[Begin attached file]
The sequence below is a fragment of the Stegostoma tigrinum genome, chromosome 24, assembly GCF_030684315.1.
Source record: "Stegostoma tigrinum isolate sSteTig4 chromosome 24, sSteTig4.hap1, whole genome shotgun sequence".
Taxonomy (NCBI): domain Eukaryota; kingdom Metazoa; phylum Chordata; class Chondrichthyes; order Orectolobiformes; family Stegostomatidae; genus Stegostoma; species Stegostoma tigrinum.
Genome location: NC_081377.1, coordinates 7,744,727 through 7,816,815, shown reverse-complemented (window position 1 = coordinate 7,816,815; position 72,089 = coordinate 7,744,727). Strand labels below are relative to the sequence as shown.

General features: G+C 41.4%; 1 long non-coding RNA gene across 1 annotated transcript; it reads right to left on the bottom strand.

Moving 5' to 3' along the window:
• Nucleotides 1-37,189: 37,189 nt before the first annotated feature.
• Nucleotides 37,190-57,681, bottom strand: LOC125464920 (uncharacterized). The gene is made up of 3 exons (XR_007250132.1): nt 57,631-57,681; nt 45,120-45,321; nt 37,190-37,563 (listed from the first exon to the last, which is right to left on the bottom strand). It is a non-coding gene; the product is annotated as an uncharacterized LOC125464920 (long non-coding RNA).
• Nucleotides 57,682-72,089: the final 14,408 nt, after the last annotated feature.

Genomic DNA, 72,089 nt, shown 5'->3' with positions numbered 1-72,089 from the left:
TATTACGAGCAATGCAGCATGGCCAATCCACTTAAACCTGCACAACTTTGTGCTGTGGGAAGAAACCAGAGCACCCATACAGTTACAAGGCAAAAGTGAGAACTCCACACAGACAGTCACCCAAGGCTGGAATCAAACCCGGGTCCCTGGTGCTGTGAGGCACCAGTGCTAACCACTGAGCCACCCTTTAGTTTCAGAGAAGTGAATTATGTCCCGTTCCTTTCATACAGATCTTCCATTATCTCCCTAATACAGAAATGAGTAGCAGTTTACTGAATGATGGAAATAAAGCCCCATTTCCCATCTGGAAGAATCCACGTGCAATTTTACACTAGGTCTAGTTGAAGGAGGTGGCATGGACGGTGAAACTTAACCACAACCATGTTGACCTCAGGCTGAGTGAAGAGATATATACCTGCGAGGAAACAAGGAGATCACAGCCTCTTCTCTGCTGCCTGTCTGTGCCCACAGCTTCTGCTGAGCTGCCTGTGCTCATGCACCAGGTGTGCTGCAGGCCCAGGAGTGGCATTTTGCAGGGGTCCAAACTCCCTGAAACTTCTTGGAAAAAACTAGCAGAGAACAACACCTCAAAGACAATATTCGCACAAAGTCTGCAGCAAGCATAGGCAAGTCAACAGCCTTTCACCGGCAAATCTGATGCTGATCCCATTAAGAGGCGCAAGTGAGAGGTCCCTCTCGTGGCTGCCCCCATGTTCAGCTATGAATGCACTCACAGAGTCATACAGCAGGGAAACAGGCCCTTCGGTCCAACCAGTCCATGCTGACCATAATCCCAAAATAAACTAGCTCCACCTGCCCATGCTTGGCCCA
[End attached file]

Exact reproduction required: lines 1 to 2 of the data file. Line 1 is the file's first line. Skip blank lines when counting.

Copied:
The sequence below is a fragment of the Stegostoma tigrinum genome, chromosome 24, assembly GCF_030684315.1.
Source record: "Stegostoma tigrinum isolate sSteTig4 chromosome 24, sSteTig4.hap1, whole genome shotgun sequence".